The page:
His eyes blurred as tears began to fall in earnest now, and he bit his lip, looking up at the ceiling. Across the universe right now, in the past, in the future, inside of him, nine regenerations were crying, and their tears brought him to his knees. He sat on the floor, head in his hands, and cried. He should have been there. Not for the funeral, that wasn’t important, but for her. He hadn’t known, but that was no excuse. He should have come back, should have taken her away. He was a time traveler for goodness’s sake; he could have taken her some time when there was a cure for cancer! Cancer. The terrors of the universe she’d faced, Daleks, Cybermen, Davros, the end of the world, but this! This tiny little disease that no one would even remember a few centuries from now, and it killed her. It wasn’t fair. It just wasn’t fair. She deserved so much more.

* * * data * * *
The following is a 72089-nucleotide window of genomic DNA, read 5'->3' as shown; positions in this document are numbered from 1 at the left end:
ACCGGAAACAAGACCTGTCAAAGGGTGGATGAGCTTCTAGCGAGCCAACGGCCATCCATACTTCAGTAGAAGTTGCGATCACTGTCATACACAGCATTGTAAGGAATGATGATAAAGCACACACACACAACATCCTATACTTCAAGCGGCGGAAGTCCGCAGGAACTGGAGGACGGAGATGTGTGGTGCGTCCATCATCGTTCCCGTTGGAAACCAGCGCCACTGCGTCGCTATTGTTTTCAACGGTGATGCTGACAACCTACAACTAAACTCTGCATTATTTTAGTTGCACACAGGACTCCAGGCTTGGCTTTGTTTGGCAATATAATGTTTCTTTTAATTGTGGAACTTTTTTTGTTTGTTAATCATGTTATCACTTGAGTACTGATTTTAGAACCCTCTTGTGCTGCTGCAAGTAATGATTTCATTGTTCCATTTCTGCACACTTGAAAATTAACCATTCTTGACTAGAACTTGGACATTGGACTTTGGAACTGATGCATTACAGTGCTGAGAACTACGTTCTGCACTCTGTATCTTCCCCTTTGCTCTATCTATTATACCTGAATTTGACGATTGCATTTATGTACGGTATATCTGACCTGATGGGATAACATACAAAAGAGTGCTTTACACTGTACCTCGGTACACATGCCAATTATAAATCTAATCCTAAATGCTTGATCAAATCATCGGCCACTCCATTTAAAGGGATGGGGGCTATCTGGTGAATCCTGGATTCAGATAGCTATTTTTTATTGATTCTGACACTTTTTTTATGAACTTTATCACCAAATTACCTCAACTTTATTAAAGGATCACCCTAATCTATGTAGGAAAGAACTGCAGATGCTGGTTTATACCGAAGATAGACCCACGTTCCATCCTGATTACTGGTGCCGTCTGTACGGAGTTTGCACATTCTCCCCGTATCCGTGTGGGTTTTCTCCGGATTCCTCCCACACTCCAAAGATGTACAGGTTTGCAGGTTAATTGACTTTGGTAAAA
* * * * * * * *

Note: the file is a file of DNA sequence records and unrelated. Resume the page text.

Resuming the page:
With a sniff, he drew a hand across his nose and rose shakily to his feet. Steeling himself, he looked down at her once more. Her face was so peaceful, so natural. He smiled sadly to himself as he realized that he was half-expecting her lips to twist into that smile he knew so well. “Sarah,” he whispered. His younger self was right; he knew what he wanted to say, what they all wanted to say, but where to start? “My Sarah Jane. It’s not fair, you know. But then,” he caught himself smiling for real, just a little bit, as a memory popped into his head. “You would be the first one to tell me that life is never fair, wouldn’t you? And quite right, too. You were always right. You always knew just what I needed to hear, even if I didn’t want to hear it.” He laughed bitterly. “I know life isn’t fair. But, oh, Sarah, why did it have to be you?” His voice caught in his throat and he stopped. He rubbed his eyes, but tears continued to trickle slowly from the corners. He let them.